Youngster makes it into tiger keepers' enclosure
An investigation has begun at Wellington Zoo after a primary school child got into a supposedly secure keepers' area used for hand-feeding a tiger.
The incident was reported to the zoo's managers after the tiger, Rokan, rushed at the mesh fence used to protect its keepers during hand-feeding.
The keeper was not there at the time, and it is not known how the child got into the enclosed area.
"We are not sure how the incident occurred, and we are taking it very seriously," a zoo spokeswoman said.
It was not known whether there was more than one child involved, but the zoo had been told Rokan "rushed up to the fence", alarming at least one child.
The zoo has alerted two government agencies to the latest safety failure. A zoo spokeswoman said an internal inquiry had begun.
While the investigation was carried out, Rokan's keeper had been stood down from duties with dangerous animals but was still working at the zoo, she said.
The investigation will look into how a gate into the secured area used for hand-feeding the 17-year-old Sumatran tiger was left unlocked during a school visit last Wednesday.
The spokeswoman said no zoo staff witnessed the incident, and the child did not get past the mesh fence separating the keepers' area from the tiger.
It is not the first time an unlocked gate has prompted an investigation into safety at the zoo - eight years ago the zoo's senior lion-keeper was mauled when another gate was not locked.
Rokan has been involved in a previous incident, in 2003, when a committed mental health patient climbed a six-metre fence, dropped into Rokan's enclosure and was pounced upon and severely mauled.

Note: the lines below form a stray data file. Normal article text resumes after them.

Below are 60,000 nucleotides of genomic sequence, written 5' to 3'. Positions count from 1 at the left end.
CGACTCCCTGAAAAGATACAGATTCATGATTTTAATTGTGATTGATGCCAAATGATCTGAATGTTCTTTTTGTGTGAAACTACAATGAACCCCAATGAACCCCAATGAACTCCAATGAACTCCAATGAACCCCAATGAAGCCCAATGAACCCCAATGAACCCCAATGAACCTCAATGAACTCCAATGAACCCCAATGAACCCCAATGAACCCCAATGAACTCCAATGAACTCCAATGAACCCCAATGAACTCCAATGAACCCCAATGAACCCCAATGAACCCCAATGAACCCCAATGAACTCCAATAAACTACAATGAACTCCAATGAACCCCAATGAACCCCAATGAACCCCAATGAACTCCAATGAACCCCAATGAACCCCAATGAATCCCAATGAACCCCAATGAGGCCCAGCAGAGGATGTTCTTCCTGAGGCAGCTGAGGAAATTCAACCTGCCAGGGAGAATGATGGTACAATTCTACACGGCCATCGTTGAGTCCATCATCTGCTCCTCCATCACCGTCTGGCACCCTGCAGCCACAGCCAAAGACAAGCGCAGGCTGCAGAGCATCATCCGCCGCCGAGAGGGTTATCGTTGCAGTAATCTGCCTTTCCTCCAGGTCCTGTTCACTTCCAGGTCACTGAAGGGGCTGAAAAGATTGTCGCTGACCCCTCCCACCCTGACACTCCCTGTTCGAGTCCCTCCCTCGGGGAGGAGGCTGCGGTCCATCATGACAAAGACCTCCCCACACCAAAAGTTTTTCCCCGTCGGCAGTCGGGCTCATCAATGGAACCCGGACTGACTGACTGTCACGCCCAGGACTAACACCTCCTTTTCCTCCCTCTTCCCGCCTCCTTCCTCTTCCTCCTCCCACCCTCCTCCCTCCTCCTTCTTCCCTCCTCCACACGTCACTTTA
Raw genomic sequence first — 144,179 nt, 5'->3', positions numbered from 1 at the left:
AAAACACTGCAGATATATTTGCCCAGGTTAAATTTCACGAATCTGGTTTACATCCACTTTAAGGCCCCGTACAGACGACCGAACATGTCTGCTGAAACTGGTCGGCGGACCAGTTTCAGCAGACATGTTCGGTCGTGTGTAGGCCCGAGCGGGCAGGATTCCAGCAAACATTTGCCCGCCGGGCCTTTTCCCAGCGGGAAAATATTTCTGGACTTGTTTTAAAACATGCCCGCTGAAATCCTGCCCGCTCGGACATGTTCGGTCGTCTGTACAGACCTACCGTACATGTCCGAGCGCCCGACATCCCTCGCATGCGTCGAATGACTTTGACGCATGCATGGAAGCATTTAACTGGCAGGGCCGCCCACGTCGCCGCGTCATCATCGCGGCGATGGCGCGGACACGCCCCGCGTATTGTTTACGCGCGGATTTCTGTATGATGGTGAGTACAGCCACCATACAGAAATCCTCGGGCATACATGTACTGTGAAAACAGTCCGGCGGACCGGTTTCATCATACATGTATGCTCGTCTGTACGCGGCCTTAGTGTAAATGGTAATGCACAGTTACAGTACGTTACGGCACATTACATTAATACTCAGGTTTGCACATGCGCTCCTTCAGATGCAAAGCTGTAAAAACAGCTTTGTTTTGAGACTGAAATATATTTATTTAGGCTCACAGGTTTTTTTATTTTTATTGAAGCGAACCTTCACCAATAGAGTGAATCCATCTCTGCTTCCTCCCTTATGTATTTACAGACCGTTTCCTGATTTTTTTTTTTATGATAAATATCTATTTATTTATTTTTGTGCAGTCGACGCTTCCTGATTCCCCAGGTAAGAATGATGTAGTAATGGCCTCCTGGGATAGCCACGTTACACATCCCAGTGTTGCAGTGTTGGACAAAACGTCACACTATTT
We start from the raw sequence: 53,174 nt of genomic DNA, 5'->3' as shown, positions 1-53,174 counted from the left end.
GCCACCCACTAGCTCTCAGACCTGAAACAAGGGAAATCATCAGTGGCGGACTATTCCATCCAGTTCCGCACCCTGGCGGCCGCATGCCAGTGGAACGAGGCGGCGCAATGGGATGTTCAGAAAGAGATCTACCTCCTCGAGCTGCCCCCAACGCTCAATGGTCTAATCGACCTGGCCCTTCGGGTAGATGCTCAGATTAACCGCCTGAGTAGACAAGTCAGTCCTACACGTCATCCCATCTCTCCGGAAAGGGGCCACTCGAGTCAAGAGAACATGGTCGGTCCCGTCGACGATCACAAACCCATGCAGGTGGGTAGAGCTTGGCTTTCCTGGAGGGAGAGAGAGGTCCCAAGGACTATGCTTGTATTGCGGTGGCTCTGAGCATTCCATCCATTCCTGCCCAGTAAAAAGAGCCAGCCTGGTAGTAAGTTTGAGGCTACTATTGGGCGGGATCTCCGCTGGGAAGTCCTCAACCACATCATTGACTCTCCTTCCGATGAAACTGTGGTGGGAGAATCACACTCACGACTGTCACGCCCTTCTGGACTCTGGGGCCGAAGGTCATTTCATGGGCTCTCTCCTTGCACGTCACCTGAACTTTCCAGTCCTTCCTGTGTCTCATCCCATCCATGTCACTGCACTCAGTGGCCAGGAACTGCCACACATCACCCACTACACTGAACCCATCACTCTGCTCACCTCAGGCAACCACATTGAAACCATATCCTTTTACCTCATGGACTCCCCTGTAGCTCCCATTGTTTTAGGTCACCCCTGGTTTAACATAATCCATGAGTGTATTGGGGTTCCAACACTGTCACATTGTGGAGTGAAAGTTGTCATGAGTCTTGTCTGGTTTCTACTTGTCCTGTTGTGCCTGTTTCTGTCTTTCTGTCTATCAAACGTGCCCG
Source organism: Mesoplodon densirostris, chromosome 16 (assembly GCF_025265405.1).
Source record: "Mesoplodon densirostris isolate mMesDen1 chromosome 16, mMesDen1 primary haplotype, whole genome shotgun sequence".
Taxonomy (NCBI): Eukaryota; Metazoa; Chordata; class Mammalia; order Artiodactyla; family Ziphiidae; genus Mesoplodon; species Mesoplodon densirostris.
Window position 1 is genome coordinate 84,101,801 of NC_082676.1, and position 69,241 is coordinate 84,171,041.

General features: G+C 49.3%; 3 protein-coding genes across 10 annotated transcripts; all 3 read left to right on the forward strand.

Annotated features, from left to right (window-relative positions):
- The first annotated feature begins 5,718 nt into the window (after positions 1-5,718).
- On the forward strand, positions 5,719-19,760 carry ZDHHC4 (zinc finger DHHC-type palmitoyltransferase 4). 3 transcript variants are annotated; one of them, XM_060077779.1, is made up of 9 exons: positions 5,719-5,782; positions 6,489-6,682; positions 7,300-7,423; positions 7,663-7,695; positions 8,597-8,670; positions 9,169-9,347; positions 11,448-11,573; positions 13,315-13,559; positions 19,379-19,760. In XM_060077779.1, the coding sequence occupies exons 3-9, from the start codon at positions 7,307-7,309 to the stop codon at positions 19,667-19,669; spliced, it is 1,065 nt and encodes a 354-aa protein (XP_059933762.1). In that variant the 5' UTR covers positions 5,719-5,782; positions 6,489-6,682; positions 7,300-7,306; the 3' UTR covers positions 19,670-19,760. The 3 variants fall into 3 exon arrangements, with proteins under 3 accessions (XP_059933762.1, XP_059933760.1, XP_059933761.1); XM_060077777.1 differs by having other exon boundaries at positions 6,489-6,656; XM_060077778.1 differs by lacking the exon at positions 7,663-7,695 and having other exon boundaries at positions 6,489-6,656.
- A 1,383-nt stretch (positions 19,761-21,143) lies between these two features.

It is understood that, in the latest incident, a teacher or parent called the child away as it approached the mesh and Rokan rushed towards the other side of the fence.
The area in question is in front of the tiger enclosure and is used by Rokan's keeper to give talks to zoo visitors and to hand-feed the tiger through "thick mesh".
The secure area not only allows the public to see hand-feeding but enables zoo staff to keep a closer eye on the tiger's medical condition.
The spokeswoman confirmed the central question that would be investigated was how the gate into the area was left unlocked.
She did not know how long the investigation would take.
Because no-one was injured, WorkSafe NZ, formerly Occupational Safety and Health, did not need to be notified, she said.
ROKAN WAS NOT AMUSED BY INTRUDER
Horrified visitors, including schoolchildren, watched as Rokan mauled a man who had got into his enclosure in 2003.
The 29-year-old mental health patient climbed a six-metre fence to get into the enclosure. Zoo staff had to blast Rokan with water hoses to get him off the man, who suffered serious head injuries and nearly died.
Rokan is one of the zoo's main attractions and is part of an international breeding programme. There are only an estimated 300 to 400 sumatran tigers left in the wild.
In another incident at Wellington Zoo, senior lion-keeper Bob Bennett needed hospital treatment after being mauled by two young lions in 2006, when he failed to lock a gate between the den and the enclosure he was in.
Bennett was mauled for about five minutes before the two-year-old lions were distracted and he got away. His wounds required skin grafts.
A report by OSH (now WorkSafe NZ) found Bennett mainly at fault for failing to double-check the gate was locked.
The report said the incident was a timely reminder to those people working in zoos that they were dealing with unpredictable and wild animals.
The Dominion Post